Draft 2013 ARCAM Proposal on Electric Vehicles for Discussion

Draft 2013 ARCAM Proposal on Electric Vehicles for Discussion



Agenda Item: 8

Draft 2013 ARCAM Proposal on Electric Vehicles for Discussion

Purpose: Consideration

Submitted by: United States

Forum Doc. No.: 2013/SOM2/CTI/016

/ Third Committee on Trade and Investment MeetingMedan, Indonesia
2-3 July 2013

APEC Regulatory Cooperation Advancement Mechanism (ARCAM)

2013 Proposal on Electric Vehicles

Submitted by: the United States

APEC Leaders and Ministers have instructed APEC to enhance good regulatory practices and regulatory cooperation, and facilitate trade and investment in environmentally friendly technologies, reducing barriers to trade in such goods. The CTI created the ARCAM dialogue with an aim to prevent and address unnecessary technical barriers to trade by bringing regulators, trade officials, industry representatives, and other key stakeholders together to discuss a specific issue. This year, we propose that the ARCAM dialogue focus onelectric vehicles as the next emerging issue for cooperative discussion.

Electric vehicles, or EVs, and smart grid programs are important components in the region’s transition to low-carbon economies and reduced dependence on fossil fuels. Increasing use of EVs in APEC economies would helpadvance APEC Leaders’ 2010 commitment to help “establish a low-carbon society in which we maintain economic growth while protecting the environment.” Given that EVs remain an emerging segment of the regional automotive industry, an ARCAM dialogue on electric vehicles in 2013-2014 would offer a timely forum for advancing regulatory cooperation.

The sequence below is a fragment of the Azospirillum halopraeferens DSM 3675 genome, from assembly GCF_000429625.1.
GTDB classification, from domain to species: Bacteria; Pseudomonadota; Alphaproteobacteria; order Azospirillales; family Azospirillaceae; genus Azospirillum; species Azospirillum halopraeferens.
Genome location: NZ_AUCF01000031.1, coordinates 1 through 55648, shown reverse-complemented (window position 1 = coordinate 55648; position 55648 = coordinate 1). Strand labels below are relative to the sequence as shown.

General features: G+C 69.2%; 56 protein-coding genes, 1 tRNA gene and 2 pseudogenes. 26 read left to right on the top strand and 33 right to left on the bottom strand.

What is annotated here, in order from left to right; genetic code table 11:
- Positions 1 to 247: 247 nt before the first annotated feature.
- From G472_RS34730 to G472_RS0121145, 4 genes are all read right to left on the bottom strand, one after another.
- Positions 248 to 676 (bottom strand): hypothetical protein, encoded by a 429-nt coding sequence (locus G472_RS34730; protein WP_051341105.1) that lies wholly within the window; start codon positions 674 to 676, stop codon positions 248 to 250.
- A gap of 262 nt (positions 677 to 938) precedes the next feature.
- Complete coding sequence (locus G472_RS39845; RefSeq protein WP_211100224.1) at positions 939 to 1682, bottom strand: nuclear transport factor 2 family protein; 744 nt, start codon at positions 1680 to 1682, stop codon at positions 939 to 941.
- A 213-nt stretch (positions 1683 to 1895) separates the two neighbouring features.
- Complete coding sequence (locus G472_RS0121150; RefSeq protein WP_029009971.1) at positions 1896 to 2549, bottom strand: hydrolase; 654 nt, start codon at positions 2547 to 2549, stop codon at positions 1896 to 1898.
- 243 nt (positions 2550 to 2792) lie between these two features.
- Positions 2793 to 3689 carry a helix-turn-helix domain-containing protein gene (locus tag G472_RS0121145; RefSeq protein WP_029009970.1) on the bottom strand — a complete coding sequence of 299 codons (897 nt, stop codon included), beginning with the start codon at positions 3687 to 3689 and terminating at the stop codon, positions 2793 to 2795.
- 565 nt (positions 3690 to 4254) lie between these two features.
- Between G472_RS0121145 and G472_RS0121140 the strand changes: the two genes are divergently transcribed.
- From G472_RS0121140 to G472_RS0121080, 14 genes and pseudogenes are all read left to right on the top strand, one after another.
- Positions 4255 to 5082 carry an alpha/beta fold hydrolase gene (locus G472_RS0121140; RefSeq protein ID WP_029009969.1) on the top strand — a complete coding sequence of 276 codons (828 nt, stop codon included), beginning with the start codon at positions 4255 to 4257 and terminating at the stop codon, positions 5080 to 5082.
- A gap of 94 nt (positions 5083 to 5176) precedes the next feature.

The market potential for increased trade among APEC economies in electric vehicles over the next several years ispromising. While still relatively new to market, highway capable plug-in vehicles have seen significant sales gains. Some researchers forecast plug-in sales to reach 3.8 million vehicles per year by 2020 with growth of nearly 40 percent annually, versus only 2 percent growth in the automotive sector as a whole (note: growth potential will heavily depend on charging infrastructure). Since manufacturers are adding many additional models to the market in the interim, it is possible for the segment to see significant growth along those lines.In the United States alone, the selection of available highway capable plug-in and electric models available for public sale grew roughly 400 percent in 2012, and manufacturers have announced new models due in the coming years. If divergent EV regulations arise in APEC economies, it could have a significant impact on trade and investment flows in the region.

Large-scale capital investment for private sector deployment of EV over the next several years will depend on the ability of consumers to charge conveniently, safely and securely – anywhere, anytime – and deal with service providers without undue effort. This will require close connectivity between automotive manufacturers, standards developers, utility industries, consumers and regulatory bodies. It is in our collective interest as APEC economies to coordinate regulatory efforts on this important topic; and the ARCAM dialogue is an excellent and timely mechanism to employ towards meeting the goals set forth by APEC Leaders and Minister on regional economic integration and sustainable growth.